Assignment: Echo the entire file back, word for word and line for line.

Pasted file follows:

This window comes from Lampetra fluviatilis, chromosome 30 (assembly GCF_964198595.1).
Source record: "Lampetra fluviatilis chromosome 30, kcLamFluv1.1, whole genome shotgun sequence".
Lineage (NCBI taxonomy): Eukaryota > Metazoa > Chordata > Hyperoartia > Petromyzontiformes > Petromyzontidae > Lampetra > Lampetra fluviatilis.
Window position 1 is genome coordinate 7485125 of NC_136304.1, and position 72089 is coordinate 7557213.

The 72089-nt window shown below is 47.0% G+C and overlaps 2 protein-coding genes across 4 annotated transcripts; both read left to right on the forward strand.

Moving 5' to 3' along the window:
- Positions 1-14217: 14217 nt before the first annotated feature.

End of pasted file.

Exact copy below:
This window comes from Lampetra fluviatilis, chromosome 30 (assembly GCF_964198595.1).
Source record: "Lampetra fluviatilis chromosome 30, kcLamFluv1.1, whole genome shotgun sequence".
Lineage (NCBI taxonomy): Eukaryota > Metazoa > Chordata > Hyperoartia > Petromyzontiformes > Petromyzontidae > Lampetra > Lampetra fluviatilis.
Window position 1 is genome coordinate 7485125 of NC_136304.1, and position 72089 is coordinate 7557213.

The 72089-nt window shown below is 47.0% G+C and overlaps 2 protein-coding genes across 4 annotated transcripts; both read left to right on the forward strand.

Moving 5' to 3' along the window:
- Positions 1-14217: 14217 nt before the first annotated feature.